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Zuckerberg's New Year's resolution: Build a smart home that rivals sci fi

Facebook head Mark Zuckerberg announced a challenge in a post on Sunday to write the code for a virtual assistant that would combine existing Internet of Things technology with voice control and artificial intelligence, letting him control devices at home and visualize data using virtual-reality technology.

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    Facebook CEO Mark Zuckerberg speaks during a keynote address at Facebook's f8 developers conference in San Francisco, Calif., in April 2014. Mr. Zuckerberg unveiled plans to code his own artificially intelligent digital assistant that would control devices in his home and help him him with running Facebook.
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Mark Zuckerberg wants to build an artificially-intelligent assistant that will control his home and eventually provide assistance with his work, he announced in a Facebook post on Sunday.

The project, which Mr. Zuckerberg likened to Jarvis, the robotic butler used by Tony Stark in the “Iron Man” films, would begin with existing Internet of Things devices, which allow users to control the temperature, lights, and other electronic devices while away from home.

“I’m going to start by exploring what technology is already out there. Then I'll start teaching it to understand my voice to control everything in our home -- music, lights, temperature and so on,” he wrote on the social media site. “I’ll teach it to let friends in by looking at their faces when they ring the doorbell. I'll teach it to let me know if anything is going on in Max's room that I need to check on when I'm not with her,” he added, referring to his newborn daughter.

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Zuckerberg’s vision for his own personalized assistant, which he says will involve a “simple AI” bears similarities to a proposal by Tesla head Elon Musk, who previously unveiled a lab that allows him to use gestures and projected images to manipulate rocket parts.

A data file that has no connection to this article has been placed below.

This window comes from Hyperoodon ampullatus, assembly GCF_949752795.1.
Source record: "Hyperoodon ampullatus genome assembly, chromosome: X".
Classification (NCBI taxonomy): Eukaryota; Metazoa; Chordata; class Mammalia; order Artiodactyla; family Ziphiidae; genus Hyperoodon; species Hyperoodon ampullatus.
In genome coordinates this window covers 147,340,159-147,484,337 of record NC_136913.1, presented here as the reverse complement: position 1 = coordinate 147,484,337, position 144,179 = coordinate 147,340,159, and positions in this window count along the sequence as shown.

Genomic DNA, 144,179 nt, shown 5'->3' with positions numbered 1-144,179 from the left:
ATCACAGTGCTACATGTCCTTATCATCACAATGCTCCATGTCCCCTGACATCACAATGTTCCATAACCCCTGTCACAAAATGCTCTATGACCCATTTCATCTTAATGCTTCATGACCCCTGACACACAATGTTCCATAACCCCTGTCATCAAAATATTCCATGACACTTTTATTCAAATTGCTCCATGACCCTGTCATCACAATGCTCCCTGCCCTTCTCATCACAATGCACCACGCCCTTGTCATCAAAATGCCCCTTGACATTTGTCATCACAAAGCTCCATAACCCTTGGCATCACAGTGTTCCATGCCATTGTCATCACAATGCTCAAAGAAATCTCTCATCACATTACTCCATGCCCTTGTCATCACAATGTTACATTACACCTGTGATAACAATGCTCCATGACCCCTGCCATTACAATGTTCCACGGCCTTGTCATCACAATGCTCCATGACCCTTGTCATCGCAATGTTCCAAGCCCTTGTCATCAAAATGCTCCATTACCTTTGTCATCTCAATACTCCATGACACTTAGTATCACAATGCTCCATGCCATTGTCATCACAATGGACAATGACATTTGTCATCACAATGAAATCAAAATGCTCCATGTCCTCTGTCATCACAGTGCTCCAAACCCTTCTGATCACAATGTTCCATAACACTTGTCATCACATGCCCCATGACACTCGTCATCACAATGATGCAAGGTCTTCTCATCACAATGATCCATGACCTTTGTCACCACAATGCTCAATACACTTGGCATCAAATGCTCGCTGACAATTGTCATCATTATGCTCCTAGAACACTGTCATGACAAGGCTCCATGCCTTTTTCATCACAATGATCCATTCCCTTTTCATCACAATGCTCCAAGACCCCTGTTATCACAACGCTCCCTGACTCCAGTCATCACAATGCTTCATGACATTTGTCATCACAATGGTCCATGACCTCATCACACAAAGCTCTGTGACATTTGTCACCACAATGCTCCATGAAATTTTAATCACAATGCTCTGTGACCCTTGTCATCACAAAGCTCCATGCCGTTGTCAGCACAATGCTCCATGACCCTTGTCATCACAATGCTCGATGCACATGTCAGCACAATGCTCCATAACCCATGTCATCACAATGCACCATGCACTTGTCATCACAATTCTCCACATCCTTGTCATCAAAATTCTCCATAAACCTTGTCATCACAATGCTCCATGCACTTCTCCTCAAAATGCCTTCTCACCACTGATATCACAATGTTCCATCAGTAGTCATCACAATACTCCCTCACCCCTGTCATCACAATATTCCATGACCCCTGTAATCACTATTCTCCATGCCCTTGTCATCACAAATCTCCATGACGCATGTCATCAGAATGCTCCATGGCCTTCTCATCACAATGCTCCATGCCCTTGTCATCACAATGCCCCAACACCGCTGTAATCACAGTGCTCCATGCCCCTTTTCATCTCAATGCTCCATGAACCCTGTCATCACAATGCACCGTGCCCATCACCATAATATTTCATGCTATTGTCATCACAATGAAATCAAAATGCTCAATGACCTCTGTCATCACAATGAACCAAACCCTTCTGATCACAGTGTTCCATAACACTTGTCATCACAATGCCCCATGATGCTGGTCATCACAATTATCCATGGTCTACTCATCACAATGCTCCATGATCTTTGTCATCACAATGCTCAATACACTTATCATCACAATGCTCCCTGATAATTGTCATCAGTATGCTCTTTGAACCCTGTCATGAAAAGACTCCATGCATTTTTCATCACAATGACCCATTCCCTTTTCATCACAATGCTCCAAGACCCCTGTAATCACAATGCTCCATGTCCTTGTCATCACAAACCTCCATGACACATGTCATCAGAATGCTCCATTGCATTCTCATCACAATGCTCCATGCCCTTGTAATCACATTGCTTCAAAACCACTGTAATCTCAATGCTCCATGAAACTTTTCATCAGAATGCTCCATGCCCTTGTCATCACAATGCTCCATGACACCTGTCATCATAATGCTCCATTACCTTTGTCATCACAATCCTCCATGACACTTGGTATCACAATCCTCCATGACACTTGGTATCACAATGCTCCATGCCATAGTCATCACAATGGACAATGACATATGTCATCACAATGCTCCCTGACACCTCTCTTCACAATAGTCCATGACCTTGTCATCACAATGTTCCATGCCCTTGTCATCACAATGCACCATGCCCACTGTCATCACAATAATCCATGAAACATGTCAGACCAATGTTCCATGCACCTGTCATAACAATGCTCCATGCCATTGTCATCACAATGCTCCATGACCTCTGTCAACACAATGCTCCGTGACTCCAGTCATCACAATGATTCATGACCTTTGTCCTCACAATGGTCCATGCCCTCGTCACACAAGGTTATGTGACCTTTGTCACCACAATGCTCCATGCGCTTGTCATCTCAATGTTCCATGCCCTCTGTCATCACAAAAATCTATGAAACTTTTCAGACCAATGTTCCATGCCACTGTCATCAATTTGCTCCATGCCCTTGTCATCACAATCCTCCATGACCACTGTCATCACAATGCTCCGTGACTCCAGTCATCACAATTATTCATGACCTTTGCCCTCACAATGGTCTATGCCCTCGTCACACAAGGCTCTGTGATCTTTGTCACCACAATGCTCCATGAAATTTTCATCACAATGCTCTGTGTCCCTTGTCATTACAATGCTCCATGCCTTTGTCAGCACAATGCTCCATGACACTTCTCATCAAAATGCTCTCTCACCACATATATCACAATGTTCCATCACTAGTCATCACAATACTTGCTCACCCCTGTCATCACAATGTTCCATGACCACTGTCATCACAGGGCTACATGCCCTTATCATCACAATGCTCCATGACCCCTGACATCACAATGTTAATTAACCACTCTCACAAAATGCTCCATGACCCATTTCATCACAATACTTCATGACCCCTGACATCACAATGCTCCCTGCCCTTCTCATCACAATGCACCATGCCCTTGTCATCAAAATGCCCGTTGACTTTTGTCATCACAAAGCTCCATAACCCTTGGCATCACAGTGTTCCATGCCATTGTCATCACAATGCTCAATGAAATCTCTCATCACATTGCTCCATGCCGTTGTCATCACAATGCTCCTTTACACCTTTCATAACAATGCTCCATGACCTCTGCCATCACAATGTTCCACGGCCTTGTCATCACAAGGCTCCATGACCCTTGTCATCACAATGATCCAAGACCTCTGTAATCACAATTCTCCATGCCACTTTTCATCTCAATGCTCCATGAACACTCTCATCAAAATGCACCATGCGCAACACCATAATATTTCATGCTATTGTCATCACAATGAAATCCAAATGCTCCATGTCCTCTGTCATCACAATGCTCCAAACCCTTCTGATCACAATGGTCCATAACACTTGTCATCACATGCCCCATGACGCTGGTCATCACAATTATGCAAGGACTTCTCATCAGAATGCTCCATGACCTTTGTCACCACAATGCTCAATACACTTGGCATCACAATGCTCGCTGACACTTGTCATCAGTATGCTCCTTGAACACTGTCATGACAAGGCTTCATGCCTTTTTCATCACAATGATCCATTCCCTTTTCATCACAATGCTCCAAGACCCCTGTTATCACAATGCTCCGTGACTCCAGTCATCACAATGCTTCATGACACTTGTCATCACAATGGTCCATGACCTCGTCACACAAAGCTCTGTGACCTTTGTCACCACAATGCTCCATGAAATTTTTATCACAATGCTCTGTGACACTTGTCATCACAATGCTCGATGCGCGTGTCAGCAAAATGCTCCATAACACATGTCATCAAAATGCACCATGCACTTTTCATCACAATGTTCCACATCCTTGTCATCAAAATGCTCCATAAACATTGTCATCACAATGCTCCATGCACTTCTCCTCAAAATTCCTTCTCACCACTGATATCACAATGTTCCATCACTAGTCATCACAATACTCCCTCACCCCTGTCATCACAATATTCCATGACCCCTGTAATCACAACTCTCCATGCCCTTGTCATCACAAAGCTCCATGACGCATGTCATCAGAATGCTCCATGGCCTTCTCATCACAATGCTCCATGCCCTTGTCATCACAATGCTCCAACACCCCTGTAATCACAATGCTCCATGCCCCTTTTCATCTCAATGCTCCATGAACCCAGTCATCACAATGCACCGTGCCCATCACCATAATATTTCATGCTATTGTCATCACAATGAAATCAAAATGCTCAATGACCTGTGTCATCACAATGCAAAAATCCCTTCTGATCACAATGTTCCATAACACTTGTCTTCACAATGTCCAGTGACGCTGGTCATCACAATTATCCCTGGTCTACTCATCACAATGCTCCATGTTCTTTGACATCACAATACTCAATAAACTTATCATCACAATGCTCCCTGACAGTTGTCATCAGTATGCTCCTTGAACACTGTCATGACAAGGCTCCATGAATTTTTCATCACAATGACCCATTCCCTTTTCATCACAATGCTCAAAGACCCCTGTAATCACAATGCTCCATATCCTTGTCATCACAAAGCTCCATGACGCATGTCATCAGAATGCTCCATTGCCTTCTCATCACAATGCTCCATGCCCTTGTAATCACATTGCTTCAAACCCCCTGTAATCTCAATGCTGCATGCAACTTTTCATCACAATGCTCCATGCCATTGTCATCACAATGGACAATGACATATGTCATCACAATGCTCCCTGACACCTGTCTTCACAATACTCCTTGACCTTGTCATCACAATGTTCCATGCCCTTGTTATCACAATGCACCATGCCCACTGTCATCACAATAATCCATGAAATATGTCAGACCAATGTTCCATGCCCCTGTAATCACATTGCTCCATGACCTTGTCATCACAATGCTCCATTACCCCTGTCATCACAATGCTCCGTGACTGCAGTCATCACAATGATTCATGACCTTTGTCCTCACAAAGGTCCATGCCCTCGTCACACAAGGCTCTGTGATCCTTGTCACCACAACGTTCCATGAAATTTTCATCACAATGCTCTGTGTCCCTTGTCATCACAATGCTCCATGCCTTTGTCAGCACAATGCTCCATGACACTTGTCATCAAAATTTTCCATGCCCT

“On the work side, it'll help me visualize data in [virtual reality] to help me build better services and lead my organizations more effectively,” he wrote, noting that he hopes to write the code for the software himself.

Exactly how Zuckerberg’s software will work and whether it will eventually become a commercially available product is still up in the air. But the idea of a connected home is increasingly moving from a sci-fi vision to reality.

The Internet of Things is a rapidly growing market, with the market research firm Gartner estimating that 6.4 billion devices will be in use worldwide in 2016, with 5.5 million new devices connected every day. Such devices are expected to be a heavy focus of this week’s Consumer Electronics Show in Las Vegas, including a discussion of the security and privacy concerns around connected devices.

But using voice commands to control anything from a thermostat to a coffeemaker is still a developing technology, with many connected-home devices controlled primarily through a smartphone.